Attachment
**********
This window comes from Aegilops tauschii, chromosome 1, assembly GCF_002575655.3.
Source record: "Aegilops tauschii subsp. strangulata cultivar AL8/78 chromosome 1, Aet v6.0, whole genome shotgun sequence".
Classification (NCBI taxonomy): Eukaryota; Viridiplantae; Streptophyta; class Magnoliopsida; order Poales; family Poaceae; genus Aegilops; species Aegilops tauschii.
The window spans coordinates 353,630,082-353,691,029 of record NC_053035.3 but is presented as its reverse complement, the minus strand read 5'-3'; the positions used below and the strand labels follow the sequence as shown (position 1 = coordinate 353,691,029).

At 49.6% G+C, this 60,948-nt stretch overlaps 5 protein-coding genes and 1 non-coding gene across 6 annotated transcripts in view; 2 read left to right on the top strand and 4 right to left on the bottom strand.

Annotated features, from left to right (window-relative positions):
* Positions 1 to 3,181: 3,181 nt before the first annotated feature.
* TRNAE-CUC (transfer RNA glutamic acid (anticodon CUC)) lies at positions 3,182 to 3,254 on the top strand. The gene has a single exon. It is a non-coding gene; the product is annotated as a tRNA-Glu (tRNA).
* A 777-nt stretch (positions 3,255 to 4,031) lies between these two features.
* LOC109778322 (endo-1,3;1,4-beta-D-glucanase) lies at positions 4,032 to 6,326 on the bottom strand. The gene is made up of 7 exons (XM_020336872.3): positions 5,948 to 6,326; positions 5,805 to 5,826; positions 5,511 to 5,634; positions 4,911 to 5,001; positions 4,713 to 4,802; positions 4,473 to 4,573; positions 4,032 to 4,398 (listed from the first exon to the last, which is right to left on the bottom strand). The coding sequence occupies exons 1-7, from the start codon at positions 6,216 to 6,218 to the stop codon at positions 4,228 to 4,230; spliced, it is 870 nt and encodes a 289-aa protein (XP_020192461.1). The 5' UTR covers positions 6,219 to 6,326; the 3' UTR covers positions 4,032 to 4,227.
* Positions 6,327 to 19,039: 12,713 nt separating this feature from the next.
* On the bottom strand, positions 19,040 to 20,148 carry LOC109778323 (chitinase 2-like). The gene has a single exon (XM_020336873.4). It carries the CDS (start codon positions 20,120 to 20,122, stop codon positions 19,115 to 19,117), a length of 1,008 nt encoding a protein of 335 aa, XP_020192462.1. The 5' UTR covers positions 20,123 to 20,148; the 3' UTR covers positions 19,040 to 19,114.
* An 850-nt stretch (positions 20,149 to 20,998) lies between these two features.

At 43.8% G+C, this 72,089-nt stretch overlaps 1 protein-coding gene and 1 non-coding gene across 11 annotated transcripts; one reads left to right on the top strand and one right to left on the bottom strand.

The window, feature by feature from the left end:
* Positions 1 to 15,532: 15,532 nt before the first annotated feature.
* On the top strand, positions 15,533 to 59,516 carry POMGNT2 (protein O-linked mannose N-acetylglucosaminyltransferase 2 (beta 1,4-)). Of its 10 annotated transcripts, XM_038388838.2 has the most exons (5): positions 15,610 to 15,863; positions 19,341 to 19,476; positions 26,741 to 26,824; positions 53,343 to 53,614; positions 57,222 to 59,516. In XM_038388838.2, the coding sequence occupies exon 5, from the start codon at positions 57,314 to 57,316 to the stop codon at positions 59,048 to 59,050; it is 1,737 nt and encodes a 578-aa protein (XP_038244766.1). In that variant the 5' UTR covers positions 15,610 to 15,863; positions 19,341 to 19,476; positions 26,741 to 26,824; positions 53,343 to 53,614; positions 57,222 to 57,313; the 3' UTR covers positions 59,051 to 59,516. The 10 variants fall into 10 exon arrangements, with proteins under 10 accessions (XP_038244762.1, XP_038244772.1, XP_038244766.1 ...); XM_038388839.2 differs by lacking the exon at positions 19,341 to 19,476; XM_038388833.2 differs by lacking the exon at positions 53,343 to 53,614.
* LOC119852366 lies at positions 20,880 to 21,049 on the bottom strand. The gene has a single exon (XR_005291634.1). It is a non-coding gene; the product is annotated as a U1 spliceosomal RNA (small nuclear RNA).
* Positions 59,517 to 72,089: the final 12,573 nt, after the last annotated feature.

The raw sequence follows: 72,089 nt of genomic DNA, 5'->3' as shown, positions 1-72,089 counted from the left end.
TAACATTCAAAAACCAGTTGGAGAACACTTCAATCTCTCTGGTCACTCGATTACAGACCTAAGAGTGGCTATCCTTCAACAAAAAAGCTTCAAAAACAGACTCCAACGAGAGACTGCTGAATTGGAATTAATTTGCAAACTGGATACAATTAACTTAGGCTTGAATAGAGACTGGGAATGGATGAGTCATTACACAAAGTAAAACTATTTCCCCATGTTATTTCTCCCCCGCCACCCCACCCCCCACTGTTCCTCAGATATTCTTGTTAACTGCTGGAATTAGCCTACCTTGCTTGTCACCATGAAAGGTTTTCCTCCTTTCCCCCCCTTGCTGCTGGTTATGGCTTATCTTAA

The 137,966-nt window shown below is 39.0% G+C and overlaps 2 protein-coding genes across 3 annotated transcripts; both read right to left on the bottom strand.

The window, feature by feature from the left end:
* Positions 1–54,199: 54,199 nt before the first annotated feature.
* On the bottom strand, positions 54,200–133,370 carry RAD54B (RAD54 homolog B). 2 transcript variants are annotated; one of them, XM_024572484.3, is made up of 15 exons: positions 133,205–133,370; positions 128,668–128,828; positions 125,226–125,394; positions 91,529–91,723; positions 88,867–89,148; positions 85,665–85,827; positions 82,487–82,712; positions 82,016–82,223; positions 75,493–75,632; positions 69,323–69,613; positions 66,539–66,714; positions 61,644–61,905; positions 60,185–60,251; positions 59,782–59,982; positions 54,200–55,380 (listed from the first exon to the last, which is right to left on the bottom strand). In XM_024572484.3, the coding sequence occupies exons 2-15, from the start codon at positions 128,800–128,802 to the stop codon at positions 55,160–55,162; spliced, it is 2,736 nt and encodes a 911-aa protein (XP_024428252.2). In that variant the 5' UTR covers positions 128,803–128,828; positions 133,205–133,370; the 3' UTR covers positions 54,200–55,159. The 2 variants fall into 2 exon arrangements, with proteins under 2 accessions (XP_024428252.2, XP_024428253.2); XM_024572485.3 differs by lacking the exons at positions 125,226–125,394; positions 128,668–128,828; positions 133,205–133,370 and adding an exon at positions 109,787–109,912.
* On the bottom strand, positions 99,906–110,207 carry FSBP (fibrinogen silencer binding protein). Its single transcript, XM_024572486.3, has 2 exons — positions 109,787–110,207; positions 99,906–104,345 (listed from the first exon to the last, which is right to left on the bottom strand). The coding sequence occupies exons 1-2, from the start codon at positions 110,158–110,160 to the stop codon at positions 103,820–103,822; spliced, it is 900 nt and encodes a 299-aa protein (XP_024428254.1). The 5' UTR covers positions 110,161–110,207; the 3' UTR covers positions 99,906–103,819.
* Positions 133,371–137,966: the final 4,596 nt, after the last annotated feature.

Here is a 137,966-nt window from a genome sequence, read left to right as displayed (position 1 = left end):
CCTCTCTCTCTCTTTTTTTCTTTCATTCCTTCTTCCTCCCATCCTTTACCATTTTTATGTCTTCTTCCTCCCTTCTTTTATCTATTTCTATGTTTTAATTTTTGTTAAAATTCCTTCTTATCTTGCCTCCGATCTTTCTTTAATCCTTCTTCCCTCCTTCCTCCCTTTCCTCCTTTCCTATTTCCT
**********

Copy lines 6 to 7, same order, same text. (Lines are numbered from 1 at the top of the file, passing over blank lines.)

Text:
Annotated features, from left to right (window-relative positions):
* Positions 1 to 3,181: 3,181 nt before the first annotated feature.